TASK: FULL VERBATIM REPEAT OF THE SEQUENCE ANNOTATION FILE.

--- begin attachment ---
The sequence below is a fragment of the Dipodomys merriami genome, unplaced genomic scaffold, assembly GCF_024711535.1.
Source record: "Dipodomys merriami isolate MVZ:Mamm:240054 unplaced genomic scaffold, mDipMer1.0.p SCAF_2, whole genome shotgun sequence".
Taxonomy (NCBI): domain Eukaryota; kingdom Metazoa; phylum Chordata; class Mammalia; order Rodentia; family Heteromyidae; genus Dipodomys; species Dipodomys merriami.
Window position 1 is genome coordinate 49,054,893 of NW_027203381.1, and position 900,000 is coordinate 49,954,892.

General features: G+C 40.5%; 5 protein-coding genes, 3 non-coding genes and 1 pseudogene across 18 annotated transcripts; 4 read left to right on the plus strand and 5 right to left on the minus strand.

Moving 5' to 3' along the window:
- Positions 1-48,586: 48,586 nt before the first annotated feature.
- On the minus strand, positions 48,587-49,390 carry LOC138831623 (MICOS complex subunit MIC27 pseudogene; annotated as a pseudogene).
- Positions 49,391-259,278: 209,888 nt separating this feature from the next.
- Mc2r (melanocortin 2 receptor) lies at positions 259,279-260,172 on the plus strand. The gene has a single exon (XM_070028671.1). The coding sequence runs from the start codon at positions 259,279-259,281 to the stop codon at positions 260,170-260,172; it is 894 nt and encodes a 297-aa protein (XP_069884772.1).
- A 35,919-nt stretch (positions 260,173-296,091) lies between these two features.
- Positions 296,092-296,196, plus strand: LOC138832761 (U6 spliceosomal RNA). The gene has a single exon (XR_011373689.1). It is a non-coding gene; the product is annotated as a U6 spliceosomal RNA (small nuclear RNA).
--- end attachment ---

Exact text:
The sequence below is a fragment of the Dipodomys merriami genome, unplaced genomic scaffold, assembly GCF_024711535.1.
Source record: "Dipodomys merriami isolate MVZ:Mamm:240054 unplaced genomic scaffold, mDipMer1.0.p SCAF_2, whole genome shotgun sequence".
Taxonomy (NCBI): domain Eukaryota; kingdom Metazoa; phylum Chordata; class Mammalia; order Rodentia; family Heteromyidae; genus Dipodomys; species Dipodomys merriami.
Window position 1 is genome coordinate 49,054,893 of NW_027203381.1, and position 900,000 is coordinate 49,954,892.

General features: G+C 40.5%; 5 protein-coding genes, 3 non-coding genes and 1 pseudogene across 18 annotated transcripts; 4 read left to right on the plus strand and 5 right to left on the minus strand.

Moving 5' to 3' along the window:
- Positions 1-48,586: 48,586 nt before the first annotated feature.
- On the minus strand, positions 48,587-49,390 carry LOC138831623 (MICOS complex subunit MIC27 pseudogene; annotated as a pseudogene).
- Positions 49,391-259,278: 209,888 nt separating this feature from the next.
- Mc2r (melanocortin 2 receptor) lies at positions 259,279-260,172 on the plus strand. The gene has a single exon (XM_070028671.1). The coding sequence runs from the start codon at positions 259,279-259,281 to the stop codon at positions 260,170-260,172; it is 894 nt and encodes a 297-aa protein (XP_069884772.1).
- A 35,919-nt stretch (positions 260,173-296,091) lies between these two features.
- Positions 296,092-296,196, plus strand: LOC138832761 (U6 spliceosomal RNA). The gene has a single exon (XR_011373689.1). It is a non-coding gene; the product is annotated as a U6 spliceosomal RNA (small nuclear RNA).